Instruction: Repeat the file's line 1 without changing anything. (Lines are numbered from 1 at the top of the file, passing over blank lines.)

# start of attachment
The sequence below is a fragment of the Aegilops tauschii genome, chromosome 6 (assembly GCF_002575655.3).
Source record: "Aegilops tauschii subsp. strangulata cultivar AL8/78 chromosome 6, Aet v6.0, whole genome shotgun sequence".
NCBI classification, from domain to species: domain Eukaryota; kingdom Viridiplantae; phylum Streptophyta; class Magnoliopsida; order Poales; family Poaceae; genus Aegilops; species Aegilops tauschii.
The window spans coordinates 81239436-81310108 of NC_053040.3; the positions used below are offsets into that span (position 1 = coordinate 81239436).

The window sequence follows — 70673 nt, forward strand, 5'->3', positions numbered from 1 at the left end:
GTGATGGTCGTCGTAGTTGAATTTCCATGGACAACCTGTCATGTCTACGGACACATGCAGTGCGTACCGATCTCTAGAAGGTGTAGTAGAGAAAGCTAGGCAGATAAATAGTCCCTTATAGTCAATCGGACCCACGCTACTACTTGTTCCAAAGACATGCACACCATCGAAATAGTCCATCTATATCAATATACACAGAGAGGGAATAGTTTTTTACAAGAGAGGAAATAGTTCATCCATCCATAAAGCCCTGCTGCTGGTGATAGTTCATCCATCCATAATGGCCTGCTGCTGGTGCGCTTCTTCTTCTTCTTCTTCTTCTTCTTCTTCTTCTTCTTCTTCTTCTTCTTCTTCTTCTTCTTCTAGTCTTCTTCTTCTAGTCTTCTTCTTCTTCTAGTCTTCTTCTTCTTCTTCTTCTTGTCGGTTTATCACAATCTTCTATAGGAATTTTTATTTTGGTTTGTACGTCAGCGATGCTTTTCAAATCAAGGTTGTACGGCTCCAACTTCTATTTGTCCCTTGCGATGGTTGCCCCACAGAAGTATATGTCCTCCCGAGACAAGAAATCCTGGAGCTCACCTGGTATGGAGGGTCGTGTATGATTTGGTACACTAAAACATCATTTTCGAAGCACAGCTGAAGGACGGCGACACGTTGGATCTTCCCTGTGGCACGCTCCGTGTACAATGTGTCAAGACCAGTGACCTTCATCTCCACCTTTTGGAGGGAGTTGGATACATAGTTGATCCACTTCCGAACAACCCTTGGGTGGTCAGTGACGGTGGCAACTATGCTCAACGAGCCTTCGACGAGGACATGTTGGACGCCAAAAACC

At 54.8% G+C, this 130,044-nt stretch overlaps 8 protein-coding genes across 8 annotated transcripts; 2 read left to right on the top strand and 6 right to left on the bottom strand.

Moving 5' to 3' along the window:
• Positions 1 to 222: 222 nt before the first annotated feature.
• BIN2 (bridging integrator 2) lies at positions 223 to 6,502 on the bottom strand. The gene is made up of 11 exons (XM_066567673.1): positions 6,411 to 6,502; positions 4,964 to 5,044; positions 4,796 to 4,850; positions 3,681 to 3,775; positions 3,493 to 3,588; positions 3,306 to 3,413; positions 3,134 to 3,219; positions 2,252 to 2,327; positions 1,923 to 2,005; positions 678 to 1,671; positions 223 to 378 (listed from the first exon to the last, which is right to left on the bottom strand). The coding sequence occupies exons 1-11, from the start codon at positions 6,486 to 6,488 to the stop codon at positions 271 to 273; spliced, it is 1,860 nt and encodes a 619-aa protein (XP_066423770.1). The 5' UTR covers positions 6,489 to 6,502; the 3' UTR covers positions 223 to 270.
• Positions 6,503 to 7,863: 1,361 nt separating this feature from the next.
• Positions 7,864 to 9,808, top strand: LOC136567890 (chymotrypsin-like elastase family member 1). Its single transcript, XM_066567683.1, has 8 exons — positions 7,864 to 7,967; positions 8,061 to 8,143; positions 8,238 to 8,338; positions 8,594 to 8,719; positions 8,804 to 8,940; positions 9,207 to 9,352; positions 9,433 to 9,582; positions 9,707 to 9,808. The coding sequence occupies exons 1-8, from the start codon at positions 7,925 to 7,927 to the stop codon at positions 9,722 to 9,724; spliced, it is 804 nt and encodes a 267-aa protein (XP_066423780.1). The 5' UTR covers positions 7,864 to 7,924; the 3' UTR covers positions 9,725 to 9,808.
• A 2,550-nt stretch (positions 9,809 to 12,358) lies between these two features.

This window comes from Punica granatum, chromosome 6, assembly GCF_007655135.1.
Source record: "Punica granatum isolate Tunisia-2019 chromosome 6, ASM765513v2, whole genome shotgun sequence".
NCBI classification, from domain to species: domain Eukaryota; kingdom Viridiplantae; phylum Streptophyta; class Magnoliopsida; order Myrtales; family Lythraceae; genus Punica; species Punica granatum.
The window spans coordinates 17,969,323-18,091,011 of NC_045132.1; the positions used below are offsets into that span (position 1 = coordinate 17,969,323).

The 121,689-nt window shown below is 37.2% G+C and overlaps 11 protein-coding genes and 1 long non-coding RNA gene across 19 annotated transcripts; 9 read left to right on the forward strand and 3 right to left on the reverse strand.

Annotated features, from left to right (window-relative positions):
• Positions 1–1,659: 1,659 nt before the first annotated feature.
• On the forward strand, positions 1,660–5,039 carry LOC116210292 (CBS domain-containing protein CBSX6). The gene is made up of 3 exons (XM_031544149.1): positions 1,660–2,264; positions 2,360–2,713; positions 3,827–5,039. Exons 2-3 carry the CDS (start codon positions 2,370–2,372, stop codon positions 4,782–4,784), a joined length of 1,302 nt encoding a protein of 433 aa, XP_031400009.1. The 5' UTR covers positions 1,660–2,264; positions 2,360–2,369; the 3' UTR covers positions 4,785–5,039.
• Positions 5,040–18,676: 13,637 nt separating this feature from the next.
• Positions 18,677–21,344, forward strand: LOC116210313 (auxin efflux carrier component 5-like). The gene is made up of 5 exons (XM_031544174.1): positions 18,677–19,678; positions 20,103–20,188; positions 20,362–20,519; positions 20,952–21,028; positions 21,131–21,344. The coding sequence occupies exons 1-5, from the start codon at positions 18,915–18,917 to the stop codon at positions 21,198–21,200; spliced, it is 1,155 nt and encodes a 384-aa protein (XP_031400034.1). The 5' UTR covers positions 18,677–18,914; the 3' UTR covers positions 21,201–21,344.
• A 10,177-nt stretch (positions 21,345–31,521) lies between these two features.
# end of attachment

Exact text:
The sequence below is a fragment of the Aegilops tauschii genome, chromosome 6 (assembly GCF_002575655.3).